Rosh Hashanah 16a quotes the following teaching:

א"ר יהודה משום ר"ע ... מפני מה אמרה תורה הביאו שתי הלחם בעצרת מפני שעצרת זמן פירות האילן הוא אמר הקב"ה הביאו לפני שתי הלחם בעצרת כדי שיתברכו לכם פירות האילן

R’ Yehudah said in the name of R’ Akiva, “...Why did the Torah say to bring two loaves on Shavuos? Because Shavuos is the time of the fruit of the tree. Hashem said: ‘Bring before Me two loaves on Shavuos so that the fruit of the tree will be blessed for you.’”

Rashi (DH Shtei HaLechem) explains the connection between the loaves and the judging of fruit:

שתי הלחם - ירצו על פירות האילן שהן מתירין להביא בכורים שאין מביאין בכורים קודם לעצרת דכתיב (שמות ל״ד:כ״ב) בכורי קציר חטים ואני שמעתי דרבי יהודה לטעמיה דהא אזלא כמאן דאמר בסנהדרין (דף ע:) עץ שאכל אדם הראשון חטה היתה:

They make the fruit of the tree accepted because they permit the bringing of Bikkurim, as we do not bring Bikkurim before Shavuos, as it is written, “The first of the wheat harvest.” I heard that R’ Yehudah is going according to his own reasoning, for this goes according to the one who says in Sanhedrin (70b) that the tree from which Adam ate was a wheat stalk.

That’s all well and good according to R’ Yehudah, but what about those who argue on him regarding the Tree of Knowledge that it wasn’t a wheat stalk? To quote the full discussion in Sanhedrin 70a-b:

ר"מ אומר אותו אילן שאכל אדם הראשון ממנו גפן היה שאין לך דבר שמביא יללה לאדם אלא יין ר' יהודה אומר חטה היה שאין התינוק יודע לקרוא אבא ואימא עד שיטעום טעם דגן רבי נחמיה אומר תאנה היה שבדבר שקלקלו בו נתקנו שנאמר (בראשית ג, ז) ויתפרו עלה תאנה

R’ Meir says, “The tree from which Adam ate was a grape vine, for there’s nothing which brings wailing upon a person except wine.” R’ Yehudah says, “It was a wheat stalk, for a child doesn’t know how to call his parents until he’s tasted grain.” R’ Nechemiah says, “It was a fig tree, for with that with which they sinned they fixed, as it says, ‘They sewed fig leaves.’”

If you want to say that in principle R’ Meir and R’ Nechemiah hold that a wheat stalk is considered a tree, but for their rationales cited above they hold that Adam ate from a different tree, then why does Berachos 40a emphasize that it’s specifically R’ Yehudah’s opinion that wheat is a tree:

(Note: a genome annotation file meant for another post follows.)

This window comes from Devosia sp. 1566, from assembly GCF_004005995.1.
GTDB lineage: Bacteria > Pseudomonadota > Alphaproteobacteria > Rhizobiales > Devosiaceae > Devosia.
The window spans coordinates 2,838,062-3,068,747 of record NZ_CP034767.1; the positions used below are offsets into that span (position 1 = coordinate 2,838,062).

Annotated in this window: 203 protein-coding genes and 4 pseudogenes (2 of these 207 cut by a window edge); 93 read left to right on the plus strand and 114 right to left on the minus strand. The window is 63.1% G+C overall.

על פירות הארץ וכו׳: פשיטא אמר רב נחמן בר יצחק לא נצרכה אלא לרבי יהודה דאמר חטה מין אילן היא

”On the fruit of the land, [if one said ‘Who created the fruit of the tree,’ he didn’t fulfill his obligation].” This is obvious! Rav Nachman bar Yitzchak said, “It’s only needed for R’ Yehudah, who says that wheat is a type of tree...”

The Gemara then quotes the above Braisa regarding the Tree of Knowledge. Its wording sounds to me as to imply that it’s specifically R’ Yehudah who holds that wheat is a tree.

If the other Tannaim don’t hold that wheat is considered fruit, how do they explain why we bring the Shtei HaLechem on Shavuos?

1 Answer 1


Sefer HaChinuch 307 refers to what he wrote in 302 (regarding the Omer):

It is from the roots of the commandment [that it is] in order that we contemplate, through [this] deed, the great kindness that God, blessed be He, does for His creatures, to renew the grain each year for [our] nourishment. Therefore it is fitting for us that we should sacrifice to Him, blessed be He, from it - so that we remember His kindness and His great goodness before we benefit from it. And from that which we become fitting for blessing by the refinement of our deeds in front of Him, our grain will be blessed, and God's will for us will be fulfilled - as He desires blessing for His creatures, from His great goodness.

In 307 he adds:

And my heart also tells me about the matter that because of [the following] was the commandment of wheat to be an offering of loaves of bread, and in the offering of barley with flour. Since wheat is for the food of man - and so it is fitting to prepare it in a way that man would enjoy and be nourished from it. And all of this is from the root that we planted at the beginning of the matter of the sacrifice from the angle of the simple understanding - that through the deed is the thought of a man aroused to things (Sefer HaChinukh 95). And therefore, according to the importance of the sacrifice and its goodly preparation is the heart of a man more aroused to it.

While he is not directly addressing your question, he provides a reason for the bringing of the Shtei HaLechem which is not dependent on R. Yehudah’s opinion.

To address the point about why this offering is brought specifically on Shavu'ot, note that Sefer HaChinuch talks about contemplating G-d’s kindness in renewing the grain each year. Shavu’ot, as a harvest festival (see e.g. Shemot 23:16), is the perfect time to do this.


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